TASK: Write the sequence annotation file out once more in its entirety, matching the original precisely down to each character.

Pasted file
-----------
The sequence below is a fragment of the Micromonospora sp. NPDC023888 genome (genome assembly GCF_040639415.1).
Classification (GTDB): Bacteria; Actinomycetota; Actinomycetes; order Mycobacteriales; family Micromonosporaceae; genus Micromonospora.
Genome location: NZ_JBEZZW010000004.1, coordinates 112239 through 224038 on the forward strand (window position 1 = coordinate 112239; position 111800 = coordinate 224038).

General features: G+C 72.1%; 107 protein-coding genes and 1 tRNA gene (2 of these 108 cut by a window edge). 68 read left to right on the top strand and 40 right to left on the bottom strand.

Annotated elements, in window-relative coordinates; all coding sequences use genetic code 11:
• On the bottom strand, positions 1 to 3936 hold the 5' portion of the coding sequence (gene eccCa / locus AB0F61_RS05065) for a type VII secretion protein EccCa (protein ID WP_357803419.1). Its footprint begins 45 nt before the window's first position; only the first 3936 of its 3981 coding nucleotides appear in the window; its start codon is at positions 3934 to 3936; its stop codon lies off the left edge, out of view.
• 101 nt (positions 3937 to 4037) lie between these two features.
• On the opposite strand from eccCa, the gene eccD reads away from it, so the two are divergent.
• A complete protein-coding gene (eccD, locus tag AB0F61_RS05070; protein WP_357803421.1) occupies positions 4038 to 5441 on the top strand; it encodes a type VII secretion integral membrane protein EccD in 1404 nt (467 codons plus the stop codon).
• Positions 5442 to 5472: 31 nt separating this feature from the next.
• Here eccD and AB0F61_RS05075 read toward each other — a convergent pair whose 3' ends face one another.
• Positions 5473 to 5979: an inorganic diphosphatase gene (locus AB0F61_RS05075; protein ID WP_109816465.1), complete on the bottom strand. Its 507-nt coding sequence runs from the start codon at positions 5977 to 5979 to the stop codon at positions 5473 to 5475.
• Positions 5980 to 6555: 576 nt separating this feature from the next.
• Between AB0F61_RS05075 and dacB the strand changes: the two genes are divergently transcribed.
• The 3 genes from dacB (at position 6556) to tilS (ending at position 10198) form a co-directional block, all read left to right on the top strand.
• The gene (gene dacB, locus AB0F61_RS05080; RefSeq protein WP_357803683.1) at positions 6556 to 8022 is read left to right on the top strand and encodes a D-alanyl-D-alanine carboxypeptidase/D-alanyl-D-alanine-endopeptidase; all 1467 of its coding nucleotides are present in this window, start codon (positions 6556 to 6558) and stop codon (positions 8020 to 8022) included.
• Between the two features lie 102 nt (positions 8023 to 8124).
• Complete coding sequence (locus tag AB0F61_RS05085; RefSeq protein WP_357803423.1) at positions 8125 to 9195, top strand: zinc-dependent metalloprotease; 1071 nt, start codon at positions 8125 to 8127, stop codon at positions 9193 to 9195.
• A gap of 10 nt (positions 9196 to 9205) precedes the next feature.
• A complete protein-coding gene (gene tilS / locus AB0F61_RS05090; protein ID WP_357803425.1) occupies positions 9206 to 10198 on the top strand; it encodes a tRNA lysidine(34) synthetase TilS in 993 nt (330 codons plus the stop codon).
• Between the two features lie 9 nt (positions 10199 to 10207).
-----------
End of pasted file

The sequence below is a fragment of the Micromonospora sp. NPDC023888 genome (genome assembly GCF_040639415.1).
Classification (GTDB): Bacteria; Actinomycetota; Actinomycetes; order Mycobacteriales; family Micromonosporaceae; genus Micromonospora.
Genome location: NZ_JBEZZW010000004.1, coordinates 112239 through 224038 on the forward strand (window position 1 = coordinate 112239; position 111800 = coordinate 224038).

General features: G+C 72.1%; 107 protein-coding genes and 1 tRNA gene (2 of these 108 cut by a window edge). 68 read left to right on the top strand and 40 right to left on the bottom strand.

Annotated elements, in window-relative coordinates; all coding sequences use genetic code 11:
• On the bottom strand, positions 1 to 3936 hold the 5' portion of the coding sequence (gene eccCa / locus AB0F61_RS05065) for a type VII secretion protein EccCa (protein ID WP_357803419.1). Its footprint begins 45 nt before the window's first position; only the first 3936 of its 3981 coding nucleotides appear in the window; its start codon is at positions 3934 to 3936; its stop codon lies off the left edge, out of view.
• 101 nt (positions 3937 to 4037) lie between these two features.
• On the opposite strand from eccCa, the gene eccD reads away from it, so the two are divergent.
• A complete protein-coding gene (eccD, locus tag AB0F61_RS05070; protein WP_357803421.1) occupies positions 4038 to 5441 on the top strand; it encodes a type VII secretion integral membrane protein EccD in 1404 nt (467 codons plus the stop codon).
• Positions 5442 to 5472: 31 nt separating this feature from the next.
• Here eccD and AB0F61_RS05075 read toward each other — a convergent pair whose 3' ends face one another.
• Positions 5473 to 5979: an inorganic diphosphatase gene (locus AB0F61_RS05075; protein ID WP_109816465.1), complete on the bottom strand. Its 507-nt coding sequence runs from the start codon at positions 5977 to 5979 to the stop codon at positions 5473 to 5475.
• Positions 5980 to 6555: 576 nt separating this feature from the next.
• Between AB0F61_RS05075 and dacB the strand changes: the two genes are divergently transcribed.
• The 3 genes from dacB (at position 6556) to tilS (ending at position 10198) form a co-directional block, all read left to right on the top strand.
• The gene (gene dacB, locus AB0F61_RS05080; RefSeq protein WP_357803683.1) at positions 6556 to 8022 is read left to right on the top strand and encodes a D-alanyl-D-alanine carboxypeptidase/D-alanyl-D-alanine-endopeptidase; all 1467 of its coding nucleotides are present in this window, start codon (positions 6556 to 6558) and stop codon (positions 8020 to 8022) included.
• Between the two features lie 102 nt (positions 8023 to 8124).
• Complete coding sequence (locus tag AB0F61_RS05085; RefSeq protein WP_357803423.1) at positions 8125 to 9195, top strand: zinc-dependent metalloprotease; 1071 nt, start codon at positions 8125 to 8127, stop codon at positions 9193 to 9195.
• A gap of 10 nt (positions 9196 to 9205) precedes the next feature.
• A complete protein-coding gene (gene tilS / locus AB0F61_RS05090; protein ID WP_357803425.1) occupies positions 9206 to 10198 on the top strand; it encodes a tRNA lysidine(34) synthetase TilS in 993 nt (330 codons plus the stop codon).
• Between the two features lie 9 nt (positions 10199 to 10207).